Fort Morae.

This fortification is situated on Foster's Bank, and guards the west side of the mouth of Pensacola bay. It is a bastioned fort, built of brick masonry, with walls twelve feet in thickness. It is embrasure for two tiers of guns, under bombproof casemates, and has one tier en barbette. Its armament consists of 150 guns, and in time of war requires a garrison of 650 men. The work cost the Federal Government about $400,000. Its guns radiate at every point of the horizon. It is a very effective work. The full armament of the fort is not complete, but a sufficient number of guns are in battery to make a very good defence in conjunction with Fort Pickens. Below this fort is a water battery, which mounts some eight or ten guns. The interior of Fort McKee is provided with the necessary shot furnaces, officers' and soldiers' quarters, magazines, &c.

Fort Barrancas

is on the north of Pensacola bay, and directly fronting the entrance to its mouth. The work is erected on the site of an old Spanish fort. The fort is a bastioned work, built of heavy masonry, and mounts 49 guns, and in time of war requires a garrison of 250 men.--armament of the work is fully mounted, and its magazines are in good order. In the rear of the fort is a redoubt, which is auxiliary to Fort Barrancas. Some extensive repairs, have recently been completed on this redoubt, and the flanking howitzers of scarp and counter-scarp can be mounted with very little labor.

The North Carolina forts.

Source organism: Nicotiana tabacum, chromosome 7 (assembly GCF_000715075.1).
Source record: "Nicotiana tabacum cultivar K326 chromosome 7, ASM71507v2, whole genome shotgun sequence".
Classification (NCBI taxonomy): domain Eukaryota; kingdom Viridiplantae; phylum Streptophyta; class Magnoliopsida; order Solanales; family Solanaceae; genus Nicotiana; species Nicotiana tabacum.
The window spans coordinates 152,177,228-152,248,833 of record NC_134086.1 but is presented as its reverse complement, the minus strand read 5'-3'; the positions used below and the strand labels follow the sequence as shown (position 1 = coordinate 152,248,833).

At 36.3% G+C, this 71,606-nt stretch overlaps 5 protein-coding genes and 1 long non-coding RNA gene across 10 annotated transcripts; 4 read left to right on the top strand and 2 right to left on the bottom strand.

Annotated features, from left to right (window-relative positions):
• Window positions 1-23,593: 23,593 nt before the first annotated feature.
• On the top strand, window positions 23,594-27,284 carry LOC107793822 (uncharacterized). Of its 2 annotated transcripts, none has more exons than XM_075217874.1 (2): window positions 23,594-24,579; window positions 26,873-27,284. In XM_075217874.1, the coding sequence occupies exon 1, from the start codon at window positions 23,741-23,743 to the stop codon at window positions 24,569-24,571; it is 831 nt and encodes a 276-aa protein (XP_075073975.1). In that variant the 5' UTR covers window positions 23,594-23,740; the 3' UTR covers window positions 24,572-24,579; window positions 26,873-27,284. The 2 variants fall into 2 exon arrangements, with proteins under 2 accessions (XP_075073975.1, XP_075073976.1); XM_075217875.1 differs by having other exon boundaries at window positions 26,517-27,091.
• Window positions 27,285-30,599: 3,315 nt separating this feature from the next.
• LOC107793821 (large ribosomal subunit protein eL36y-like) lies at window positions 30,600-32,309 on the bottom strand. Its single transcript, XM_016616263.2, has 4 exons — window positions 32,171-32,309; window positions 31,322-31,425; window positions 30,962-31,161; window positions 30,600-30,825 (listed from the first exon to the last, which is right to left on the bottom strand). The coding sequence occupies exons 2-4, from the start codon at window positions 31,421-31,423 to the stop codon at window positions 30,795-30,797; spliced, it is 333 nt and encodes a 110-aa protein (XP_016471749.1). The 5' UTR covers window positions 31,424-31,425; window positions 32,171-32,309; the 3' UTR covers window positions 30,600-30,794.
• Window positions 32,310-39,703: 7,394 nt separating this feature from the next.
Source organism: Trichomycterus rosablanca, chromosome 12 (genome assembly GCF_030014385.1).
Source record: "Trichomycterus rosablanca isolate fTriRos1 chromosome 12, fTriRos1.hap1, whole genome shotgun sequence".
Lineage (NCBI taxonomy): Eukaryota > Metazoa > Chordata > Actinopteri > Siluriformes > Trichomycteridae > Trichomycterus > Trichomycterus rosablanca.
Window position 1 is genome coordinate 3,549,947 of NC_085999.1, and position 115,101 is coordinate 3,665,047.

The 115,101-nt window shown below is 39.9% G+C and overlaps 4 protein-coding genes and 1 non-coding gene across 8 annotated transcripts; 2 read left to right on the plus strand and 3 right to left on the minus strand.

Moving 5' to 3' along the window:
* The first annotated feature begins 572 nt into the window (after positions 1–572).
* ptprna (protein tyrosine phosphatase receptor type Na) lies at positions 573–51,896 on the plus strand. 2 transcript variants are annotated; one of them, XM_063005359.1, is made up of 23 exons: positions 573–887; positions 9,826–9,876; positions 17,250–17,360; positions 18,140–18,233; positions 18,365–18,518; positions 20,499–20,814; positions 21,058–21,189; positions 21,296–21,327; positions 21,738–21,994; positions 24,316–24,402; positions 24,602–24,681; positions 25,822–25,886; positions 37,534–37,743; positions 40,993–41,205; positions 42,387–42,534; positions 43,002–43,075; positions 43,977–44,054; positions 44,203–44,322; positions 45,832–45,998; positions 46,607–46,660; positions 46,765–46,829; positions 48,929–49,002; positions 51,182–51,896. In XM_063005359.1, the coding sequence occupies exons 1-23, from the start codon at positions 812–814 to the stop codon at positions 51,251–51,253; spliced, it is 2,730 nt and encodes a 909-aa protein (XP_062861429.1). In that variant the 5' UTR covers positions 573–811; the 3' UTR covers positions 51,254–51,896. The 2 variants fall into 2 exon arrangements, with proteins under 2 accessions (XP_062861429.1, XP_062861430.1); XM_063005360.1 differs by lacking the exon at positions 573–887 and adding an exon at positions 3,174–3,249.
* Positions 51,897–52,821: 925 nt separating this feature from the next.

Fort Macon protects Beaufort, N. C., and is situated on a bluff on Bogue's bank, one and three-fourths mile from the city. It commands the entrance to Beaufort harbor, having full sweep of fire on the main channel. The opposite entrance to the harbor is Shacklefords bank, one and a half miles across. The fortification is of hexagonal form, has two tiers of guns, one in casemated bomb proofs and the other en barbette. Its armament consists of twenty thirty-two-pounders, thirty-two twenty-four-pounders, two eighteen-pounders, two twelve-pounders, three field-pieces for flanking defence, twelve flank howitzers, eight eight-inch howitzers (heavy,) eight eight-inch howitzers (light,) one thirteen-inch mortar, three ten-inch mortars, two Coehorn mortars. Total, eighty-seven guns. The war garrison of the fort is three hundred men. This fort, however, is sadly in need of repairs; the masonry requires pointing in many places; nearly all the iron work, such as doors and window fastenings, are rusted away. One of the wooden bridges across the ditch is decayed, as also the shingled entire slope of the covert way. The shot furnace is useless, the store rooms need renovation, and the roadway requires to have its embankment repaired, and a new bridge to be built across the canal. The wharf, having its piers undermined by the sea current and its wooden superstructure much decayed, requires to be rebuilt. The fortification cost the Federal Government half a million dollars.